Similarities and dissimilarities of recent demographic changes in Europe. Do European countries converge towards a common demographic pattern?
Jolanta Kurkiewicz, Cracow University of Economics
Ewa Soja, Cracow University of Economics
Oskar Knapik, Cracow University of Economics
The aim of the paper is to determine the clusters of European countries according to recent demographic development. Considering European demographic profiles, what most frequently comes to mind is the historical Hajnal’s line (1965) St. Petersburg – Trieste, dividing Europe – in conformity with nuptiality models – into Western and Eastern areas. This border was still justified in the 1990s. (see A. Monnier and J. Rychtarikova (1991)). Towards the close of XX century, the changes known as socio – economic transition affected Eastern Europe (T. Sobotka (2004)). The demographic situation changed so much that a correction of Hajnal’s classification proved necessary. D. Philipov (2001) introduced a line extending from St. Petersburg to Dubrovnik. The convergence of European countries toward low fertility is discussed in the aspect of the emergence of lowest-low fertility (Kohler, H.-P., F. C. Billari and J. A. Ortega (2002), J. R. Goldstein, T. Sobotka, A. Jasilioniene 2009)). In the face of this process the question arises to what extend the common tendencies - downtrends in nuptiality and fertility, new patterns of family formation, decrease of mortality, ageing of populations - are able to erase existing European “demographic borders”. To formulate the answer the data analysis with Bayesian approach is applied. The main demographic measures describing matrimonial and reproductive behaviour, indicators of mortality, and ageing of the population are considered. Data sources are: Eurostat database, OECD Family database, Word Population Prospects: The 2008 Revision Population Database. Main results: (1) classification of European countries according to the nature of demographic changes, (2) assessment of dissimilarities between homogenous areas, (3) evaluation of divergence related to mortality (4) assessment of convergence towards common demographic pattern in Europe. The results are explained on the basis of the Second Demographic Transition theory (D. J. Van de Kaa (2004)).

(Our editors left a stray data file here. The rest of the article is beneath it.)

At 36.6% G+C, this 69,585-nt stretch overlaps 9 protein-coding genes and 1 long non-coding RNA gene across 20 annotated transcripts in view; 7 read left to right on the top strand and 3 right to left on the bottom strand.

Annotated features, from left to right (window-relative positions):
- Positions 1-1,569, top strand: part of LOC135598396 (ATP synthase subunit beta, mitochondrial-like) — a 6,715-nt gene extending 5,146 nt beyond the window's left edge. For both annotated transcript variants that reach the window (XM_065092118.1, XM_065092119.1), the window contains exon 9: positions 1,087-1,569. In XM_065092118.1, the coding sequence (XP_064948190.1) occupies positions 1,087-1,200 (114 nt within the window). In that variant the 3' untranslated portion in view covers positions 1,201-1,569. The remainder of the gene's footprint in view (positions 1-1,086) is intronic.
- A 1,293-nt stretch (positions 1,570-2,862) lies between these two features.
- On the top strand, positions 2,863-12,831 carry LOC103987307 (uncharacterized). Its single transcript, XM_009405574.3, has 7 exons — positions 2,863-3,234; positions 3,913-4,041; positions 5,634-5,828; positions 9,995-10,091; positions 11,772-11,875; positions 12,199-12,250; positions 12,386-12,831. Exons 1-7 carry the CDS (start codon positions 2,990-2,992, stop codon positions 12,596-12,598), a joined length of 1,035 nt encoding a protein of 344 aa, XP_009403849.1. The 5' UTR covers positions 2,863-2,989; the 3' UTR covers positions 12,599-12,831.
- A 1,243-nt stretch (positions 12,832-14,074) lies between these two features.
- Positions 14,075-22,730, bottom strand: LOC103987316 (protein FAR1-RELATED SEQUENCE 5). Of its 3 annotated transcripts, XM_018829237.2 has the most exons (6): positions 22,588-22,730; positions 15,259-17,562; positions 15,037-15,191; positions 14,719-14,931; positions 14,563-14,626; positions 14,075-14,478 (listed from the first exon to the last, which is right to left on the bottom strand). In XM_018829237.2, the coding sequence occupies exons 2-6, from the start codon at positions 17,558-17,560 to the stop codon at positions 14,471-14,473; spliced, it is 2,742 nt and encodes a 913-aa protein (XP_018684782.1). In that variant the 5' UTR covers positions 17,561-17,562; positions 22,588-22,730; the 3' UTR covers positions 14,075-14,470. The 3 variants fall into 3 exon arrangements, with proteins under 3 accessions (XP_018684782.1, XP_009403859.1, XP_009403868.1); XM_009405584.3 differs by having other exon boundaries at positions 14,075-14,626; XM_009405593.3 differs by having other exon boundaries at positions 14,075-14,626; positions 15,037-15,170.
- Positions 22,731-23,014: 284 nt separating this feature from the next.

Presented in Poster Session 1